So after reading TechCrunch’s latest [lack of] news about Twitter, it hit me: Twitter is the new Digg. Remember Digg? Of course you do. It was such a simple concept. A “power to the people” take on news with user-submitted stories that anyone can share/discover/submit with the most popular stuff getting promoted to the frontpage. Once upon a time, before Twitter, it was the best thing since sliced bread.
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My new favorite crowd voting / social bookmarking site Reddit made the announcement today that it’s “open source.” This means the code for the site has been made publicly available, which could lead to crowd sourced improvements to the site as well as new sites developed using the Reddit “engine.”
TechConsumer has had its fair share of Digg coverage lately. But for those of us who remember what Digg was back in the glory days, we can’t help but draw attention to its flaws in the here and now.
First, we had our April 1st interview with Digg’s founders discussing priorities and progress and how Digg is just a game. Second, we discussed the Digg paradox and how getting rid of the editor/gatekeeper just creates new gatekeepers.
But today’s topic, for me at least, feels like the most interesting twist on the story of where Digg started as compared to what Digg has become:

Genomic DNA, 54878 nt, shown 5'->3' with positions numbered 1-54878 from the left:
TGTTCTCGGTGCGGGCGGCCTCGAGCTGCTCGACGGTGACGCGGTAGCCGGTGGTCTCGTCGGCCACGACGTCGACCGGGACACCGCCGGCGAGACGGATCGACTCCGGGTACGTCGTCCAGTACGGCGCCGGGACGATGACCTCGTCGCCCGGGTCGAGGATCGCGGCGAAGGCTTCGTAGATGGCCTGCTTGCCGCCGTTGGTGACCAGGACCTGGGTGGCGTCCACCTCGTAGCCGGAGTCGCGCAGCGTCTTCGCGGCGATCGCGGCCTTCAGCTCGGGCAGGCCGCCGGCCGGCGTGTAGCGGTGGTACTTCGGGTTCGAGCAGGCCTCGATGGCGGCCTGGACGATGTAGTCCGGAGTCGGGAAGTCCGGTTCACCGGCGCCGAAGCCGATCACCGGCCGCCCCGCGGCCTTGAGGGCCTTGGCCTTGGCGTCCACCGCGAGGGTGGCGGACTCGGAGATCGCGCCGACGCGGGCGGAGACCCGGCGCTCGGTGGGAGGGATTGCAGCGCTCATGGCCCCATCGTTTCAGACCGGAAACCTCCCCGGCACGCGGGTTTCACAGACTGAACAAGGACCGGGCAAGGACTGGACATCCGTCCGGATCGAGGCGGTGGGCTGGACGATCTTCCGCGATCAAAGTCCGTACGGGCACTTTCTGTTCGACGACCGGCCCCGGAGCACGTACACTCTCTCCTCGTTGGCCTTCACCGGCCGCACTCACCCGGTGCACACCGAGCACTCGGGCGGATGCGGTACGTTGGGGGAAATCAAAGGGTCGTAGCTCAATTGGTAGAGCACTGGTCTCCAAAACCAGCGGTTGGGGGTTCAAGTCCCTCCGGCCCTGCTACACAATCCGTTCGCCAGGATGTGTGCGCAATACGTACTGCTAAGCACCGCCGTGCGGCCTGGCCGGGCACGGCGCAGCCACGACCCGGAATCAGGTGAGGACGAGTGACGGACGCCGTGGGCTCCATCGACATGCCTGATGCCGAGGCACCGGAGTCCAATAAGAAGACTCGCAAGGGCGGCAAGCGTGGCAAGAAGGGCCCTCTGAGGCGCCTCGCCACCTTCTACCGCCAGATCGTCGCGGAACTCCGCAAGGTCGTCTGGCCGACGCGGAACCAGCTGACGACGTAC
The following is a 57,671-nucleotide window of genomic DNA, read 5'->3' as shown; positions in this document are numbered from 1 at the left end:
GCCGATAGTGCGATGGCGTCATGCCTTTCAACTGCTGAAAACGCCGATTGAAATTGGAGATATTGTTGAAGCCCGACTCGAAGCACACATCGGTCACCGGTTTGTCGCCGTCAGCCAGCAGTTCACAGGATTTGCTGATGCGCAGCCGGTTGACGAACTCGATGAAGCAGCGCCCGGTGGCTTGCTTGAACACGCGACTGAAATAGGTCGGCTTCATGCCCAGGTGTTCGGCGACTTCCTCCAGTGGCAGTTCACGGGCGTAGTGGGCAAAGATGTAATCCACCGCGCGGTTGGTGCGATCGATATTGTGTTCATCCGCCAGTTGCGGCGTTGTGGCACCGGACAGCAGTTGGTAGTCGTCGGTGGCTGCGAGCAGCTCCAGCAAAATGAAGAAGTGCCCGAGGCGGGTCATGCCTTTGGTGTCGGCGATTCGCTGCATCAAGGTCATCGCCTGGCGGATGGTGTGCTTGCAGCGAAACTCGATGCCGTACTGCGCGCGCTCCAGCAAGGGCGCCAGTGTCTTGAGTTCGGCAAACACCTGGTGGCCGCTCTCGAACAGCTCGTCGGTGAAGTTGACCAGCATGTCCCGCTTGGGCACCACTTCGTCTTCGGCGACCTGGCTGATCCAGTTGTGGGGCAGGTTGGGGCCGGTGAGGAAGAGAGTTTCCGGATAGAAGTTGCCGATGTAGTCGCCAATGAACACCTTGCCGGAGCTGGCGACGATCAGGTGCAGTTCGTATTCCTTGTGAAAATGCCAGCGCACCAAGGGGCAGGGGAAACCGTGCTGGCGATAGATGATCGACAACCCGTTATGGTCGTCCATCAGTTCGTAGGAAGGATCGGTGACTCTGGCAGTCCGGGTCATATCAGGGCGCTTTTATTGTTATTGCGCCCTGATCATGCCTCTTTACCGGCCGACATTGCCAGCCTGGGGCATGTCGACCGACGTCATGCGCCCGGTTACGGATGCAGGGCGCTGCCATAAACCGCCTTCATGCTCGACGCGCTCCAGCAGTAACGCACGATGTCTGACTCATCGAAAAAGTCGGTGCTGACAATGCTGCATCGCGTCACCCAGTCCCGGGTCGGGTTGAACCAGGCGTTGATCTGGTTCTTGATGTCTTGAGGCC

Digg has had its fair share of criticism. But the idea that it’s slow, bloated, outdated, gamed, and policed has all been hearsay. But now, in an exclusive interview with TechConsumer, Digg founder Kevin Rose and CEO Jay Adelson share openly what’s been going on behind the scenes. Here’s a transcript of the interview:
Last week the Economist (subscription required) had an interesting article about researchers in an HP lab that have been comparing strategies for maximizing readership on Digg via the layout of the front page. They were trying to answer the following question: Should the most recent stories be on top? That’s the way Digg is now, but maybe it should be organized with the most popular on top?
So I finally gave in and started using Twitter this past weekend (if you’re on Twitter, follow me at twitter.com/bobcaswell). What is Twitter? It’s a mix of instant messaging, email, Facebook, and text messaging. It’s a network of users that follow each other. Here’s how it works: